If your answer is yes, chances are you’ve probably paid a lot for your fuel. For most people, fuel consumption represents around 3.5% of your weekly household budget – which doesn’t seem like a lot, until it does. If we take a look at oil prices over the last month or so, the price of brent crude has crossed above $86/barrel (at recent highs) which represents the highest levels in 3 years. West Texas Intermediate Oil, on the other hand, is trading at its highest levels since 2014 as it’s added on nearly 20% since September.
The reason for such ridiculous price action really boils down to the basic economic theory of supply vs. demand. If we think about the global economy right now – there is a coal shortage in China and Europe, meaning that those in the Northern Hemisphere heading into winter no longer have access to enough natural gas and rather are using oil for heating. We’ve also seen supply chain disruptions with hurricanes across the Gulf of Mexico and blockages in the Suez Canal (just to name a few!) limiting the supply of oil. Add that into the mix with OPEC (ie. the governing body for oil producers) purposely holding back global supply across a multitude of nations, you’ve got a situation where demand far exceeds supply – meaning prices naturally have to rise. See the chart below for what I mean here:
Here’s the price of oil over the last 6 months or so. This is clearly nothing short of what has been a stellar recovery in prices since the drop in late August / early September.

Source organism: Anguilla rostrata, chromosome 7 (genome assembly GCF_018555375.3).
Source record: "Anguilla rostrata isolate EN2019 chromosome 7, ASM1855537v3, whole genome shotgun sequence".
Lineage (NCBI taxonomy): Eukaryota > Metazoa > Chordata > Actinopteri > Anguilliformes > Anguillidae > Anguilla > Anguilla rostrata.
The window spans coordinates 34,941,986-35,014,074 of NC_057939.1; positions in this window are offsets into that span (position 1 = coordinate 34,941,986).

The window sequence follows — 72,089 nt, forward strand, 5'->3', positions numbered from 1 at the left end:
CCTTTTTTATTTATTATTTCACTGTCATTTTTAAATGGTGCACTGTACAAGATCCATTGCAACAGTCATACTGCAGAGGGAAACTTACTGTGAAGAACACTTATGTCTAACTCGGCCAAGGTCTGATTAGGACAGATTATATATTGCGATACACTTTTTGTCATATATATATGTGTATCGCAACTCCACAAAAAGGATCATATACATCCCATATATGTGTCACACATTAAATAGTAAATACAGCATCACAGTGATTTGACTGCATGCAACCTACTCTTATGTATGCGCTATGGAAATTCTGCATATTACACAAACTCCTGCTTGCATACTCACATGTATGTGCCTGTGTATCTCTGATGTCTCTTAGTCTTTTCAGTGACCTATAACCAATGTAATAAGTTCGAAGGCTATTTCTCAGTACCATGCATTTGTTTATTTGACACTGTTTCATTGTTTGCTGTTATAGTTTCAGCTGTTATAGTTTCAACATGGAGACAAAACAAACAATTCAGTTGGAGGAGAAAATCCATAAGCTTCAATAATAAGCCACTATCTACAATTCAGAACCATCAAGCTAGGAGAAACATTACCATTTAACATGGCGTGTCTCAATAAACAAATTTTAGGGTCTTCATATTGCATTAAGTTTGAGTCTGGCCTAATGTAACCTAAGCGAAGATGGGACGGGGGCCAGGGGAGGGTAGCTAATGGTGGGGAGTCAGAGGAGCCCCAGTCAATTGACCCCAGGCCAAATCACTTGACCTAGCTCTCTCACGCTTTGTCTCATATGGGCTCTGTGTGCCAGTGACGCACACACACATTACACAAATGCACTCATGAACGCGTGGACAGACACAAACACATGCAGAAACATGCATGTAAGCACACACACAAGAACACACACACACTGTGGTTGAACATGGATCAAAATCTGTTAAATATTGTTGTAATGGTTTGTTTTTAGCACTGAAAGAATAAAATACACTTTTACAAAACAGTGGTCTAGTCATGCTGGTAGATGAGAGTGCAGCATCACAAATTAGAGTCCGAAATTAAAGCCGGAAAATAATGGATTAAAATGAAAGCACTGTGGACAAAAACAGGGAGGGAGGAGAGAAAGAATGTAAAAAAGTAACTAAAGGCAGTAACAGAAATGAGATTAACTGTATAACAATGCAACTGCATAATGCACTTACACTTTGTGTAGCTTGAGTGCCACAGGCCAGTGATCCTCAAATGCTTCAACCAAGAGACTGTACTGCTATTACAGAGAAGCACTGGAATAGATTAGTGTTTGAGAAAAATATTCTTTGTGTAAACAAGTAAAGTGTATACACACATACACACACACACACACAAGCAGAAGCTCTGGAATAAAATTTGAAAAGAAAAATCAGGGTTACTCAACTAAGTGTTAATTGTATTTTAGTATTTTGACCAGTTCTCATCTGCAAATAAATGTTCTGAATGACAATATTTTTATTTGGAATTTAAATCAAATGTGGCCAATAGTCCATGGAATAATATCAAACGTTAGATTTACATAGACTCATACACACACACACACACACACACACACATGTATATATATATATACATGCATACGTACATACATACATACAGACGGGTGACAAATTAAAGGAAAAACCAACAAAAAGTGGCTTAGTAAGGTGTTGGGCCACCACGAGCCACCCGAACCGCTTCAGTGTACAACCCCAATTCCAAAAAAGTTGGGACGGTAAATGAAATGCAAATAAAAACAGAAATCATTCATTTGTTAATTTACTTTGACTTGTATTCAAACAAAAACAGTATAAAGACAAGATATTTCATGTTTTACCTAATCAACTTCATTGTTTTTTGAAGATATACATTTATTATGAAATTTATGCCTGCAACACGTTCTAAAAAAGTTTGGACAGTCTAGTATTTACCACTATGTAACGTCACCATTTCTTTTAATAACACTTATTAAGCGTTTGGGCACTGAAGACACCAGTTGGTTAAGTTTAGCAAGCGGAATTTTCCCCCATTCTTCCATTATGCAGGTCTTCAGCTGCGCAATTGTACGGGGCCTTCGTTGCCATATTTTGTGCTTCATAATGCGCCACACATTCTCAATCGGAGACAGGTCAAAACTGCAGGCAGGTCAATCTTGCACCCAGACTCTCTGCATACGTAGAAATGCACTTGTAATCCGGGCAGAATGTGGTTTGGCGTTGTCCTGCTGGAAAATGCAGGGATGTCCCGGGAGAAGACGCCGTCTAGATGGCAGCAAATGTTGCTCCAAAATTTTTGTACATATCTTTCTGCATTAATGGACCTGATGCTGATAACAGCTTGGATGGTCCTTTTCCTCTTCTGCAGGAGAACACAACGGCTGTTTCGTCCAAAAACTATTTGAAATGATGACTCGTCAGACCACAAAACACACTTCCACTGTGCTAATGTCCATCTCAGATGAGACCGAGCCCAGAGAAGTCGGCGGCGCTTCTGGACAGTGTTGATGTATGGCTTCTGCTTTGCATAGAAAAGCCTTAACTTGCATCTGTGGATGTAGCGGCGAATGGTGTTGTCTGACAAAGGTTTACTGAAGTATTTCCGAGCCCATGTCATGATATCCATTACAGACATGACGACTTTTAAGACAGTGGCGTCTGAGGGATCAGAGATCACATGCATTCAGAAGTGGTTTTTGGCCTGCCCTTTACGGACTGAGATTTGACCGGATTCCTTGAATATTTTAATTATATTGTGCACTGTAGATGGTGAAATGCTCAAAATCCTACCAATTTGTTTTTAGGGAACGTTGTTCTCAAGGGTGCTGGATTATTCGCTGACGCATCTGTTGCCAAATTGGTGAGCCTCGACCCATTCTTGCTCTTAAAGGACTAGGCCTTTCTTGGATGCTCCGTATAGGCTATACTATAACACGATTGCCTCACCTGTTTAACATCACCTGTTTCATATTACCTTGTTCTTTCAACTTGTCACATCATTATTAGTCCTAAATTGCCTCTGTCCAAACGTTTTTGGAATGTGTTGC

Also – how can we forget demand? With international travel resuming and freight shipping going bonkers into Christmas, people are demanding more and more oil by the day. So, what does this mean for you as the consumer? Well, it means that you’ll paying more to fill up your car. In what represents around 3.5% (on average) of your household budget right now could climb up to 5% if oil prices continue on the current pathway. In fact, one of the largest investment banks in the world, Goldman Sachs, have recently released a report detailing their expectations for oil to hit at least $90 a barrel by the end of the year. These are crazy levels that we haven’t seen since the GFC.
With the headline inflation figure coming out in October and rising primarily due to what was quoted as a rise in fuel and food prices, I couldn’t help but think what can be done to make some money off of this in the stock market. There’s no good paying more for things if your money isn’t working hard and with the inflation ‘cat’ already out of the bag as rising oil prices pose a scarier issue than just fuel at the bowser. Right now, I see a risk of our economy heading into what we call ‘stagflation’. This is a situation of rising prices (ie. inflation), slowing economic growth and rising unemployment – perfect for capitalising on both the energy sector and defensive stocks which typically rally quite hard during these times. Personally, I think sector ETF’s in the oil space (‘OOO’ as an example) could be a great play, as well as some more defensive stocks like Wesfarmers (WES:ASX), Coles (COL:ASX) or Woolworths (WOW:ASX). If you would like to learn more and see how my trading team shape up recommendations just like this each day, join into our Cashflow On Demand Workshop at the following link: http://bit.ly/aie-mjb